Passengers, many of whom are tourists, wait at Honolulu Harbor to board the Molokai Princess ferry to Maui. Many vacationers were stranded on O'ahu when the terrorist attacks shut down airports nationwide.

Deborah Booker • The Honolulu Advertiser

Carol Takeda of 'Aiea said the new rules will make it harder to pick up her elderly grandmother, who flies to O'ahu often. But she understands. "It's humbug, but that's what's gotta be done."

Passengers on board Aloha Flight 441 from Las Vegas were just happy to be home.

"It's just great," said Gail Glushenko of Pearl City, one of the first passengers off the plane.

The resumption of flights also meant some mail will be delivered. But the U.S. Postal Service said Hawai'i residents should still expect delays because of a temporary federal ban on mail or cargo going out on passenger airlines.

"They are banning cargo and mail and we don't know how long that will last right now," said spokeswoman Felice Broglio.

Overnight mail service won't be restored right away and delivery will likely take at least two days.

As for service to the Mainland, FedEx express cargo flights resumed yesterday. Those cargo flights will take care of mail that had been stacking up since Tuesday, Broglio said.

The news is not as good for other Pacific destinations, Broglio said. Guam, Samoa and Saipan have no regularly scheduled cargo flights and American Samoa only has one cargo flight per week.

Even though air service resumed, people were still taking advantage of a special Honolulu-to- Maui ferry at Pier 9 yesterday.

Some were just trying to return home. Others were Mainland visitors who were days behind schedule in their vacation plans. All were more than ready to leave.

While some people who waited for the noon ferry ride were a little frustrated with being stranded, many took it in stride and kept in mind the tragedy that shut down the airports in the first place.

Georgia resident Rob Goldsmith and his wife were supposed to be on Maui Wednesday to continue their vacation, but he didn't seem to mind the wait.

"If there was a place to be stranded, this would be it," said the 30-year-old youth minister, wearing a puka-shell necklace and an aloha shirt. "I look at it this way, too: What's the inconvenience compared to the tragedy that other people in the country are suffering? So we have to go through a little bit of an inconvenience. Things could be much, much, much worse."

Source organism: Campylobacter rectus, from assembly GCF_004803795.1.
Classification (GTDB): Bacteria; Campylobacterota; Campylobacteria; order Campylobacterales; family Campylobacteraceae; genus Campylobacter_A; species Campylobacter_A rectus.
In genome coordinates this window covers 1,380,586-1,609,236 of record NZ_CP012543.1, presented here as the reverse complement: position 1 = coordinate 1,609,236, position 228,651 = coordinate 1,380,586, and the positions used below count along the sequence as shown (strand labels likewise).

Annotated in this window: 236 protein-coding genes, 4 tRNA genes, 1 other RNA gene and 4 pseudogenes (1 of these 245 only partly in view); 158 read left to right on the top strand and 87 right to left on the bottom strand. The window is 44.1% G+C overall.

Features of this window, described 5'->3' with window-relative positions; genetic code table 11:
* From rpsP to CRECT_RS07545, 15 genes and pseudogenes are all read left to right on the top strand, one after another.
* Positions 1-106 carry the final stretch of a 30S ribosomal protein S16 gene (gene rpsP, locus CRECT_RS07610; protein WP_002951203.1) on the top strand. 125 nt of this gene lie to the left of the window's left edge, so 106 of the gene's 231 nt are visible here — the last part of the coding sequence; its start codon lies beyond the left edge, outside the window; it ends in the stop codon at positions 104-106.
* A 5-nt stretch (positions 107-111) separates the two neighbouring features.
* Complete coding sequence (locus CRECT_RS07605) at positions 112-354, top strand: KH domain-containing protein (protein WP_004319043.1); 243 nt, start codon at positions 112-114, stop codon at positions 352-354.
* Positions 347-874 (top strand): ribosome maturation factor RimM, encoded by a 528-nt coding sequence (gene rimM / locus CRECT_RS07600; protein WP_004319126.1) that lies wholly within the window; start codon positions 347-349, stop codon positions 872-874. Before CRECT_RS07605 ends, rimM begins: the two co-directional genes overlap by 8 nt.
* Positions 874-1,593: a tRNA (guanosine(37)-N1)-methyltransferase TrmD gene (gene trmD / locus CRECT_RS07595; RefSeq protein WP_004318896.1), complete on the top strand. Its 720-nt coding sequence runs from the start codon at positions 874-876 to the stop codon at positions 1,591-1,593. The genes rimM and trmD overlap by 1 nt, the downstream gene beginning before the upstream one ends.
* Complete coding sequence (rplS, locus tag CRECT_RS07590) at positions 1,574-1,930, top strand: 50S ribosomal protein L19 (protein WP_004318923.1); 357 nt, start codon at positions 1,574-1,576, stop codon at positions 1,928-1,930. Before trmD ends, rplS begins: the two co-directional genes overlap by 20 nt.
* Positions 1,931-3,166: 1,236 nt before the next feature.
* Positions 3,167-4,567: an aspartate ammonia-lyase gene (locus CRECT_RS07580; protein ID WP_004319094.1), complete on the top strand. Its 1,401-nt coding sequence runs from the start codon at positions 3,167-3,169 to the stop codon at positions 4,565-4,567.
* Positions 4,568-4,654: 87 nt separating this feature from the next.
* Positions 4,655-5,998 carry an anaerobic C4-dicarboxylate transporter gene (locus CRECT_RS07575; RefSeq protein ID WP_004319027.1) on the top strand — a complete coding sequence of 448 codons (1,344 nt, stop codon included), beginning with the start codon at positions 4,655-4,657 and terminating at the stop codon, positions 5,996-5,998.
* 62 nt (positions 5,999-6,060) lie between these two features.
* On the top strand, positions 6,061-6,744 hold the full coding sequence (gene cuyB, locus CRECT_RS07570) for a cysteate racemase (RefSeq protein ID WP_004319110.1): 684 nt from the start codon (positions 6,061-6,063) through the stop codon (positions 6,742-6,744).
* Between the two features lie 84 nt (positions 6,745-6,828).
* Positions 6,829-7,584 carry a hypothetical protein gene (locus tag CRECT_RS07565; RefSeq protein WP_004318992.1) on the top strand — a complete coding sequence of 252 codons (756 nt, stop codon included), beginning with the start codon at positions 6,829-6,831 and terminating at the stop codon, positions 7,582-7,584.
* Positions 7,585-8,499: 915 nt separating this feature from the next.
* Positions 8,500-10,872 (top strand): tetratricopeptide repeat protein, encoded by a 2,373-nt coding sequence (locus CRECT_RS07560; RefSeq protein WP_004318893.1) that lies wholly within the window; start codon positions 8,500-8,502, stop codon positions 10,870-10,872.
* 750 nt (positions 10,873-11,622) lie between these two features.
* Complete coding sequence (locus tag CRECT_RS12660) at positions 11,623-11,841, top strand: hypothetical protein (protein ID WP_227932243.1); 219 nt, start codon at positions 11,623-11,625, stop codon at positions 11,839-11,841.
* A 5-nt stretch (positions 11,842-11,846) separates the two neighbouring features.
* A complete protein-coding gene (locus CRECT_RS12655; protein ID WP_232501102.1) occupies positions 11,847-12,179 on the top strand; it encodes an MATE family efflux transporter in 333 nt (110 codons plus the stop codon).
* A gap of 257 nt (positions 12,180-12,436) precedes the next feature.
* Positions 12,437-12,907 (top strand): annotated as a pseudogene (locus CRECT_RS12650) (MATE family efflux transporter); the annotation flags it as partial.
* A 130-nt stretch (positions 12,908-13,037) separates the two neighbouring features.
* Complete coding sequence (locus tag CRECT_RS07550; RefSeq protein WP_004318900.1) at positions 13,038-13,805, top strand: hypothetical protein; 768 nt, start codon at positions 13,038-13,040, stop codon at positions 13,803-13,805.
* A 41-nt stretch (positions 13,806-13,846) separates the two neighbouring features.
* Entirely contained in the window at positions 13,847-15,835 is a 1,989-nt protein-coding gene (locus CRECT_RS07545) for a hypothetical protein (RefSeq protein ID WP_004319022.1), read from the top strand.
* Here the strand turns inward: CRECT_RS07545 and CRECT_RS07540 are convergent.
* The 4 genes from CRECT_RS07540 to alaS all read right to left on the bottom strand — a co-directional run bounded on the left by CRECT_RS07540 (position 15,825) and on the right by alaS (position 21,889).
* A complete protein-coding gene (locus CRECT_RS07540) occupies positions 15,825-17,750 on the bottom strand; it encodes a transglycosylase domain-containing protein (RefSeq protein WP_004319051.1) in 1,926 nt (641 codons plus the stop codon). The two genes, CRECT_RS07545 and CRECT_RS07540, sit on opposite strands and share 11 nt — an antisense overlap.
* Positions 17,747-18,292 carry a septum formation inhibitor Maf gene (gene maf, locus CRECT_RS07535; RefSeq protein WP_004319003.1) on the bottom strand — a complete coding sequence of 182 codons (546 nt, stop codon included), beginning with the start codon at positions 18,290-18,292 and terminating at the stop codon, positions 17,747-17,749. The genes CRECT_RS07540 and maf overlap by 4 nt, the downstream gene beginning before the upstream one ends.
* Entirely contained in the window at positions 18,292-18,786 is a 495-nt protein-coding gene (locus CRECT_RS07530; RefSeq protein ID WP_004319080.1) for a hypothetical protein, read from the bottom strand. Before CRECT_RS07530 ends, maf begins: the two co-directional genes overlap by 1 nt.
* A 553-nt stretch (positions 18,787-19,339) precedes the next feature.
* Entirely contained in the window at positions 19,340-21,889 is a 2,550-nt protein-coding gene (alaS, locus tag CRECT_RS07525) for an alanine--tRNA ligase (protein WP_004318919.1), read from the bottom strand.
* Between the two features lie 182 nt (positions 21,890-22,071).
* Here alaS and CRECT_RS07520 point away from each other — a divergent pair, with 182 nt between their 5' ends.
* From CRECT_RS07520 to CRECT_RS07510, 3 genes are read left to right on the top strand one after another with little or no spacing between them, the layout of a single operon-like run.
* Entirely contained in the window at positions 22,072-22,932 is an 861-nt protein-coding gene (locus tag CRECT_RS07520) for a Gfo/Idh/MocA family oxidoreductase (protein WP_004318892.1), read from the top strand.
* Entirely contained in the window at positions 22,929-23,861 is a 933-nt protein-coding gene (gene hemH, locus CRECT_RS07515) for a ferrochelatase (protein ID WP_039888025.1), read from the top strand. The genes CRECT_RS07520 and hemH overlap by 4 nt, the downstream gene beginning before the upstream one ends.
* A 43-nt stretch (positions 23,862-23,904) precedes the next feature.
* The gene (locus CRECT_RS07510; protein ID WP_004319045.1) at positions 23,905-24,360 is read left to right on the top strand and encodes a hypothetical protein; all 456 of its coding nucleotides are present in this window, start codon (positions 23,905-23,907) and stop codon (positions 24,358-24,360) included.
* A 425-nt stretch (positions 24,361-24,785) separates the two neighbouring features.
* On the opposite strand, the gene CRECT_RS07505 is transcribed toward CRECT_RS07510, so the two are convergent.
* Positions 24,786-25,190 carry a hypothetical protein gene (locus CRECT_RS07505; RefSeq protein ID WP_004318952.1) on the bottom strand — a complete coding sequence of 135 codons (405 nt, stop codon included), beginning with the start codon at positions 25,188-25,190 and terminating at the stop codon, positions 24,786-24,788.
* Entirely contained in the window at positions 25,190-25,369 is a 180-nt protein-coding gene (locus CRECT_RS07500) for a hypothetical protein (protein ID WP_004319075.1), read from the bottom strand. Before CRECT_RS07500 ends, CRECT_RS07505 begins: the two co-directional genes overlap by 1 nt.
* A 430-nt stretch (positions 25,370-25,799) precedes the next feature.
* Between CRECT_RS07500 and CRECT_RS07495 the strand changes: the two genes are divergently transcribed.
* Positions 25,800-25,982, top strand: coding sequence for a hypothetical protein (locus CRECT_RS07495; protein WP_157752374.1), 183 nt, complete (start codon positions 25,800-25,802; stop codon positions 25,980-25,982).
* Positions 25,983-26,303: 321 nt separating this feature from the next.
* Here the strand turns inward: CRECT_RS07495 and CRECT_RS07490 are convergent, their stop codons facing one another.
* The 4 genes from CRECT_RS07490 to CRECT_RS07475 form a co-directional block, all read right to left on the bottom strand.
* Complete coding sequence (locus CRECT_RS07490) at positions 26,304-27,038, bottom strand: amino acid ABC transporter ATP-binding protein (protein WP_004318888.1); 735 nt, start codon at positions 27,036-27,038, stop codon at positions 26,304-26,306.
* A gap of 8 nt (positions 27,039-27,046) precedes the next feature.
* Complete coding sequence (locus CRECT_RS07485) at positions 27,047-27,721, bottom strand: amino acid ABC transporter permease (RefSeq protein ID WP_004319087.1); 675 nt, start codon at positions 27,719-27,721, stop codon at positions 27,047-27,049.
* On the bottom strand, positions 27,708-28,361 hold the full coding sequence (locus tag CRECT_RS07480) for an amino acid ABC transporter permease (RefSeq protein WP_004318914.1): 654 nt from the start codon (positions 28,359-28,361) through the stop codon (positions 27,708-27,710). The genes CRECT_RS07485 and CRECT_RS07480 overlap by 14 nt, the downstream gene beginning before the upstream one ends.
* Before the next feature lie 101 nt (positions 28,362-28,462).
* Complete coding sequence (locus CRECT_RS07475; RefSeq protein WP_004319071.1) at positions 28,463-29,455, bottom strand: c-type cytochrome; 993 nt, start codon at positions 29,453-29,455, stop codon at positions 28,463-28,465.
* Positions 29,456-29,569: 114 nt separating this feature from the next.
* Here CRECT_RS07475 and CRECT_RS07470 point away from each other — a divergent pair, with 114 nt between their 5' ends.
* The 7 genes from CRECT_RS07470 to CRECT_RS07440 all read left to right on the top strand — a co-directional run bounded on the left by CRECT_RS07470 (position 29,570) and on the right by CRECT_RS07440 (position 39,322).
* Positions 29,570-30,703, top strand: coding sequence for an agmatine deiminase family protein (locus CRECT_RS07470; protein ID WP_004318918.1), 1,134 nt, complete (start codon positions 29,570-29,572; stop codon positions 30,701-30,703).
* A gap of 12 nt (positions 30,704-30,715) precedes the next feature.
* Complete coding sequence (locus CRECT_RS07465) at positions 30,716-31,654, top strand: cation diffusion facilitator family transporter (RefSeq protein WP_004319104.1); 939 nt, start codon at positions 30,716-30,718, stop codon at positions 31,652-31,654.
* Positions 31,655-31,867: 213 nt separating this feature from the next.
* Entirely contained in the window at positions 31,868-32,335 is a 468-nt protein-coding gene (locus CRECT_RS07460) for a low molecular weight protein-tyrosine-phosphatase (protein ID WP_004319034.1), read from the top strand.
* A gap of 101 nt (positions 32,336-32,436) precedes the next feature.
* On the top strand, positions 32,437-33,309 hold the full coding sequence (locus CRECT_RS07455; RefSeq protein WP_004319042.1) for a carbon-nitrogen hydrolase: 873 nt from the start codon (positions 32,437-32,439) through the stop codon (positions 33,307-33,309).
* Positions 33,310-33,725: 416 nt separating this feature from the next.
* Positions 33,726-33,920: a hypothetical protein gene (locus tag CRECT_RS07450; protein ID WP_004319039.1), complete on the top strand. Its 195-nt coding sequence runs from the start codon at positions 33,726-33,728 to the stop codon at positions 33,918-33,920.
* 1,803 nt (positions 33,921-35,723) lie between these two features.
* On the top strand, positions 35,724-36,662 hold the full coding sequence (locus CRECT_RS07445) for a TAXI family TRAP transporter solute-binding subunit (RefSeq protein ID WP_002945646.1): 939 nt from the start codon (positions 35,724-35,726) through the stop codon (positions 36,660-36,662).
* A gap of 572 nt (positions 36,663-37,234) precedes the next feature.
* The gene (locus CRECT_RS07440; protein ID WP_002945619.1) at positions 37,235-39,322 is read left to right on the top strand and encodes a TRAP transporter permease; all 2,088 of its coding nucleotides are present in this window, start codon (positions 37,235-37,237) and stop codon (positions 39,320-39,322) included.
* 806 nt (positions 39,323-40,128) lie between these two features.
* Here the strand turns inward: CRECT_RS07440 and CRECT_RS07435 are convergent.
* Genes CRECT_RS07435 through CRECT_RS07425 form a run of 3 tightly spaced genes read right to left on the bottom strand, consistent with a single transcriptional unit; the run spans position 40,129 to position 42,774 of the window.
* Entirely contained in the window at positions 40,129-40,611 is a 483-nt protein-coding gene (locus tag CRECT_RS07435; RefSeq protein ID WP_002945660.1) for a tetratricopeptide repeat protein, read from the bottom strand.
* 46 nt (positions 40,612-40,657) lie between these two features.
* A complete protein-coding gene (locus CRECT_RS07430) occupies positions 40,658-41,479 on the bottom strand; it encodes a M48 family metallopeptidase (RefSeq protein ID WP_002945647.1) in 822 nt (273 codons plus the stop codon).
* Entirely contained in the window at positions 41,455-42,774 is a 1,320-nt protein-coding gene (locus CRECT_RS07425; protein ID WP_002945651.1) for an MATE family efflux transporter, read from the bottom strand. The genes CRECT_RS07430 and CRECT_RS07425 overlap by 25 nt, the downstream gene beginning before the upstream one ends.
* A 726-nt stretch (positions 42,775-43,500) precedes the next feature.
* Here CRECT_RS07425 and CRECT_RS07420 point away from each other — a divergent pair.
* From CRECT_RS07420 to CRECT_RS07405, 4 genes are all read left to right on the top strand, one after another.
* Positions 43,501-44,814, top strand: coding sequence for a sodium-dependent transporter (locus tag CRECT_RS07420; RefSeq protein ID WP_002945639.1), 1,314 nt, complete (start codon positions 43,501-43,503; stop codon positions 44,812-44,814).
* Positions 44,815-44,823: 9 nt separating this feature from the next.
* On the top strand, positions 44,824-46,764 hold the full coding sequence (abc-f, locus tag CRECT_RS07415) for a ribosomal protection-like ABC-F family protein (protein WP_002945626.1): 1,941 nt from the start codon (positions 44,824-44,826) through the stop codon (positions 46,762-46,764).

Maui residents Scott Ogg and his wife, Natsuko, were also relaxed about being stranded. They came to Honolulu for a conference this week and were supposed to return home Wednesday.

"Other people in the world have so many more grave problems going on that it really makes this seem just kind of inconsequential," Scott Ogg said.

Julie Pena, a 34-year-old San Antonio resident on vacation here, didn't let a little extra work bother her. She and her friends had to go to Maui to catch a flight back to the Mainland.

"We're trying to be patient," she said. "We understand the situation. Everybody needs to have that calm and that patience because we're all in the same boat. It's really nobody's fault. We'll get to where we're going eventually."

Sea Link, which normally operates ferry rides between Maui and Moloka'i, will continue service between Maui and O'ahu today. The ferry departs from Pier 9 at 7 a.m. and noon and makes stops at Moloka'i. The fare is $79.50 per person, including tax and fees. Call 808-667-2585.

Advertiser staff writers Robbie Dingeman, Lynda Arakawa, Hugh Clark, Timothy Hurley and Jan TenBruggencate contributed to this report.